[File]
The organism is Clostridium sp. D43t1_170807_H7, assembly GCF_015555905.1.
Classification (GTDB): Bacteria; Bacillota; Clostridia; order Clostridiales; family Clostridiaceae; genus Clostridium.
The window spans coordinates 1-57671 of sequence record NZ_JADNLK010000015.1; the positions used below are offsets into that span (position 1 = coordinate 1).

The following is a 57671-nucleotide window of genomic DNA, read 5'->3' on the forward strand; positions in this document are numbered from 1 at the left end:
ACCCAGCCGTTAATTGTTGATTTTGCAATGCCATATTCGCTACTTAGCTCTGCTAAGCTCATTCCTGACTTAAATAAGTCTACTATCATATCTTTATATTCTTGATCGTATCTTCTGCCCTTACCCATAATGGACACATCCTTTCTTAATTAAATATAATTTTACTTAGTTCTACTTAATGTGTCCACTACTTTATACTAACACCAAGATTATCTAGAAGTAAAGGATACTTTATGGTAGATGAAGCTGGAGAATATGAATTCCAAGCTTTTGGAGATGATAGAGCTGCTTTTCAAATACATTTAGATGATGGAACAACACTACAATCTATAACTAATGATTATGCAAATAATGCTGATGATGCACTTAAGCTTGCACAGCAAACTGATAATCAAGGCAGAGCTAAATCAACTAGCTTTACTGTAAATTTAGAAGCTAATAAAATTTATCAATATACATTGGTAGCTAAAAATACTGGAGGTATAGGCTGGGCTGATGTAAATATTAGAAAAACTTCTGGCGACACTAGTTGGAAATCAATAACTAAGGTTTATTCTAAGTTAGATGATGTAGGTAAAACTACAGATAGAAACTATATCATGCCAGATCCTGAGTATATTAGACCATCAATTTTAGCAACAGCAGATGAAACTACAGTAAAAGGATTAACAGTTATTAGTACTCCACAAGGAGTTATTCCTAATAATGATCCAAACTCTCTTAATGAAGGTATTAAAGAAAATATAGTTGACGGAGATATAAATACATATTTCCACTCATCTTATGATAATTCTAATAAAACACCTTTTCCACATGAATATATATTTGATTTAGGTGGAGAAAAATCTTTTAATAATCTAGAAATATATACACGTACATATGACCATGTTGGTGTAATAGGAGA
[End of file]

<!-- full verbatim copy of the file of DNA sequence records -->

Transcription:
The organism is Clostridium sp. D43t1_170807_H7, assembly GCF_015555905.1.
Classification (GTDB): Bacteria; Bacillota; Clostridia; order Clostridiales; family Clostridiaceae; genus Clostridium.
The window spans coordinates 1-57671 of sequence record NZ_JADNLK010000015.1; the positions used below are offsets into that span (position 1 = coordinate 1).

The following is a 57671-nucleotide window of genomic DNA, read 5'->3' on the forward strand; positions in this document are numbered from 1 at the left end:
ACCCAGCCGTTAATTGTTGATTTTGCAATGCCATATTCGCTACTTAGCTCTGCTAAGCTCATTCCTGACTTAAATAAGTCTACTATCATATCTTTATATTCTTGATCGTATCTTCTGCCCTTACCCATAATGGACACATCCTTTCTTAATTAAATATAATTTTACTTAGTTCTACTTAATGTGTCCACTACTTTATACTAACACCAAGATTATCTAGAAGTAAAGGATACTTTATGGTAGATGAAGCTGGAGAATATGAATTCCAAGCTTTTGGAGATGATAGAGCTGCTTTTCAAATACATTTAGATGATGGAACAACACTACAATCTATAACTAATGATTATGCAAATAATGCTGATGATGCACTTAAGCTTGCACAGCAAACTGATAATCAAGGCAGAGCTAAATCAACTAGCTTTACTGTAAATTTAGAAGCTAATAAAATTTATCAATATACATTGGTAGCTAAAAATACTGGAGGTATAGGCTGGGCTGATGTAAATATTAGAAAAACTTCTGGCGACACTAGTTGGAAATCAATAACTAAGGTTTATTCTAAGTTAGATGATGTAGGTAAAACTACAGATAGAAACTATATCATGCCAGATCCTGAGTATATTAGACCATCAATTTTAGCAACAGCAGATGAAACTACAGTAAAAGGATTAACAGTTATTAGTACTCCACAAGGAGTTATTCCTAATAATGATCCAAACTCTCTTAATGAAGGTATTAAAGAAAATATAGTTGACGGAGATATAAATACATATTTCCACTCATCTTATGATAATTCTAATAAAACACCTTTTCCACATGAATATATATTTGATTTAGGTGGAGAAAAATCTTTTAATAATCTAGAAATATATACACGTACATATGACCATGTTGGTGTAATAGGAGA